WOMEN OF BITONGO The women of Bitongo face immense cultural and economic challenges as they care for their households. Research shows that of a woman’s income, 92% goes towards the household. The women of the community have formed small savings cooperatives on their own initiative to pool their resources and invest in new opportunities. Raising The Village is proud to support these women in their learning of new skills and in their development of programs aimed at caring for their community.

Project Costs

$30,000 CDN Project Timeline

12 months (October 2011– October 2012) Infrastructure

1 water catchment 1 community centre 1 latrine (4 stalls) Income Generation

Farming start-up kit (Farming equipment and seeds) Womens goat cooperative Education

Womens basic skills and management training WASH sanitation and hygiene training Farming and agriculture productivity training

OBJECTIVES Sustainable access to clean drinking all year round Empower women Strengthen women’s cooperatives (basic skills and training) Improve household income and quality of life Improve crop yields and reduce soil nutrition depletion 21


22


HOW WE MEASURE SUCCESS We are committed to being accountable to people in our villages, to our staff and volunteers, and to our donors. We are a results oriented organization. Our results based management approach uses key indicators to closely track progress in each community. This allows us to identify areas for improvement and to celebrate success.

Examples of Key Indicators that we use:

School meals provision Boy/girl student ratios Teacher/student ratios Training hours Crop yields to targets Dependence on external funding Household income Employment levels

23


IMAGINE THE POSSIBILITIES

A donation made to Raising The Village is spent on community recovery projects in Uganda. It is allocated into the three areas of recovery: education, infrastructure, and income generation. Help a community break out of the cycle of extreme poverty forever.

24


$100 $500

Provides 12 children with a desk in their classroom, allowing them the opportunity to sit and learn Supplies a community with an agriculture start-up kit. Tools, seeds and training in new techniques provide villages with a means to permanently increase household income.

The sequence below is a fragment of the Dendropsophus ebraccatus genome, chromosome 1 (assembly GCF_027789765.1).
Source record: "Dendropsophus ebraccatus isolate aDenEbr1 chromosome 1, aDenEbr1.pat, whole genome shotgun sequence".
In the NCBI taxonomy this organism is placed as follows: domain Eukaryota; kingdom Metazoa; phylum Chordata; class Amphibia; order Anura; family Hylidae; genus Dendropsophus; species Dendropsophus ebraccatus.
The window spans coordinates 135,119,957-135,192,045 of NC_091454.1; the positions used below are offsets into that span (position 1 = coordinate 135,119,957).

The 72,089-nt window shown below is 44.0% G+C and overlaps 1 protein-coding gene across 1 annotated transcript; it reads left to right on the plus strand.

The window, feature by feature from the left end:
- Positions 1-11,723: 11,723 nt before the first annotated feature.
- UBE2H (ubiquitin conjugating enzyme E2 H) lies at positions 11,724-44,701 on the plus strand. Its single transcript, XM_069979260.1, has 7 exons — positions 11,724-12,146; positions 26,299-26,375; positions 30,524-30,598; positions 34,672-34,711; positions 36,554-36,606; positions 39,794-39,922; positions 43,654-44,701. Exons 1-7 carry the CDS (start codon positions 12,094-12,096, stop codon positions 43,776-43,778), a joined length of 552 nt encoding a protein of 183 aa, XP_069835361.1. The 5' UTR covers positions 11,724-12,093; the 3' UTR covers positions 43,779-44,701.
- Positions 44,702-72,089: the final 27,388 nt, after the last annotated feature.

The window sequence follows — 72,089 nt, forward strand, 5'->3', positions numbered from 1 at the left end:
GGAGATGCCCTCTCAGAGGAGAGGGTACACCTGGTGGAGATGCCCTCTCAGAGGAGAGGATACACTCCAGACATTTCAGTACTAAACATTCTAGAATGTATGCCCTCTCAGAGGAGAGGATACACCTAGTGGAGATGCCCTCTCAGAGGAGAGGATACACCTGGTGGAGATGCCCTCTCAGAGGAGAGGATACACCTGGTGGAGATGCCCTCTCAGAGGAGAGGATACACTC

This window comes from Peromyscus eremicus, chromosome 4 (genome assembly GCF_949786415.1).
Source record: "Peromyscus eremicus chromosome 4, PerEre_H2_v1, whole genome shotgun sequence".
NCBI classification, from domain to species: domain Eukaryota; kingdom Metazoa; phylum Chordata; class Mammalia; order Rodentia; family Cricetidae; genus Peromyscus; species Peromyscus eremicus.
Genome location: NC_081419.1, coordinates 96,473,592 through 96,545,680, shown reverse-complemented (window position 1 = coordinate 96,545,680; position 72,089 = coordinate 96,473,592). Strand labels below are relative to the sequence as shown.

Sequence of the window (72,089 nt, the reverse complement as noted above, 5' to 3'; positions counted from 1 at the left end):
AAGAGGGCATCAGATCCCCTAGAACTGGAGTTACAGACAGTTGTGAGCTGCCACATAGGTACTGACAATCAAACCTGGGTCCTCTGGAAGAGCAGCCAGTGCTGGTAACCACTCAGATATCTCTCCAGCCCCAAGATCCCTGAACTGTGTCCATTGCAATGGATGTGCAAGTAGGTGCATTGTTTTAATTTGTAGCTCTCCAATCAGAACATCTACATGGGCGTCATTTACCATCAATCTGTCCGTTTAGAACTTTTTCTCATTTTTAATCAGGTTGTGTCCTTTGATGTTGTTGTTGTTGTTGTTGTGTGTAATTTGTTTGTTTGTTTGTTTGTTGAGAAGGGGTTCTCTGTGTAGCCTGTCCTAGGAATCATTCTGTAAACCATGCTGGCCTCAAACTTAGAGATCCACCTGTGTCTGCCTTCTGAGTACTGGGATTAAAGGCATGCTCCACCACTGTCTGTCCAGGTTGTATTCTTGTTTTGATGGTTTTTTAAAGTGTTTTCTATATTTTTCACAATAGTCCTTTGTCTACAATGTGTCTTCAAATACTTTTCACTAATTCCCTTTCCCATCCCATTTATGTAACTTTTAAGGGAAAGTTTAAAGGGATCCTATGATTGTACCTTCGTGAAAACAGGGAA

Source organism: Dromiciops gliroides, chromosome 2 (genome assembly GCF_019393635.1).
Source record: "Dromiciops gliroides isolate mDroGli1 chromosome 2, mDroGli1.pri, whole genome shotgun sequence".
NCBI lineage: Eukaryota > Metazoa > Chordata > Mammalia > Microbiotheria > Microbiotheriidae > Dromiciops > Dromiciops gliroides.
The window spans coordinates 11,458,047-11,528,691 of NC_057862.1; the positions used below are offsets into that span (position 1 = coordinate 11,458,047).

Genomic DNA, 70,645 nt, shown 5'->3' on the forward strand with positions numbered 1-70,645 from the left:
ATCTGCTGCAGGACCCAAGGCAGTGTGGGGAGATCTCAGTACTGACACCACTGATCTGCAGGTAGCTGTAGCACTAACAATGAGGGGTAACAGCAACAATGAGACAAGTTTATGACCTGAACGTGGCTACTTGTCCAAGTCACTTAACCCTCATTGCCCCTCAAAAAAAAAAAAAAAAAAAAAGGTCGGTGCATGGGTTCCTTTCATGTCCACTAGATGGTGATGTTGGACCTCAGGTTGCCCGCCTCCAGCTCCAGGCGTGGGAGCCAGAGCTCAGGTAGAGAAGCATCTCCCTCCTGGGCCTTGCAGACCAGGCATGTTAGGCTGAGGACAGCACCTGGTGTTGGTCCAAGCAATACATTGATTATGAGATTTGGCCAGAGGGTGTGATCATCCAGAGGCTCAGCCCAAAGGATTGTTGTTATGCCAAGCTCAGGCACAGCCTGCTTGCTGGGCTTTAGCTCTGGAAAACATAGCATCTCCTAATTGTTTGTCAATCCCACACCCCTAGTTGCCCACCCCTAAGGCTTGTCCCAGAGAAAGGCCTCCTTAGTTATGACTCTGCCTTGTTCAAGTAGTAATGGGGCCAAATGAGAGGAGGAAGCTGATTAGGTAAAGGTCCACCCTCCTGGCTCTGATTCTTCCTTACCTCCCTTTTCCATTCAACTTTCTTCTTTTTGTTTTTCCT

$1,000 $5,000 $8,000

Allows a community women’s group the opportunity to manage 20 goats, increasing their potential household income a thousand times over. Is the average construction cost of a well which provides clean and easily accessible drinking water for a community of 250. Can build a 4-room classroom block providing over 150 children with a place to learn while also serving as a community centre for village discussions, workshops and weddings among many other important events.

$25,000

Will fund a complete community recovery project for a village of more than 500 people.

Once Raising The Village receives enough funding to start a phase for a recovery project, our ground team begins to mobilize the community and construction of vital infrastructure can begin. We source our materials and teams locally. In fact, our staff live in the communities during the initial phases of a project. Our projects take 6–12 months to implement, usually achieving self-sufficiency within this timeframe. We report progress to donors through our website, blog, and newsletters. Please visit raisingthevillage.org/donate.

$6 = Year’s tuition for 1 child $25 = 1 desk $6 = textbooks $2 = 1 atlas $20 = 1 teaching equipment set

$2,500 = 1 latrine $1,200 = 1 kitchen $4,000 = 1 office and staff room $300 = Seeds, rakes, hoes $1,200 = 1 brick machine

25


Executive Director & Founder Shawn Holden Cheung shawn@raisingthevillage.org +1 416 992 0444 Canadian Operations Director Alan Liu alan@raisingthevillage.org +1 416 623 0161 Charitable No. 817643612RR0001

CANADA Raising The Village c/o Centre for Social Innovation 215 Spadina Ave., Suite 412 Toronto, Ontario, M5T 2C7 Canada ask@raisingthevillage.org

Uganda Raising The Village Plot 13, Bishop Tucker Road Mukono, Uganda Mailing Address

Raising The Village P.O. Box 36174 Kampala, Uganda

Photography Claudia Hung Printed by Creative Path


Raising The Village Pitchbook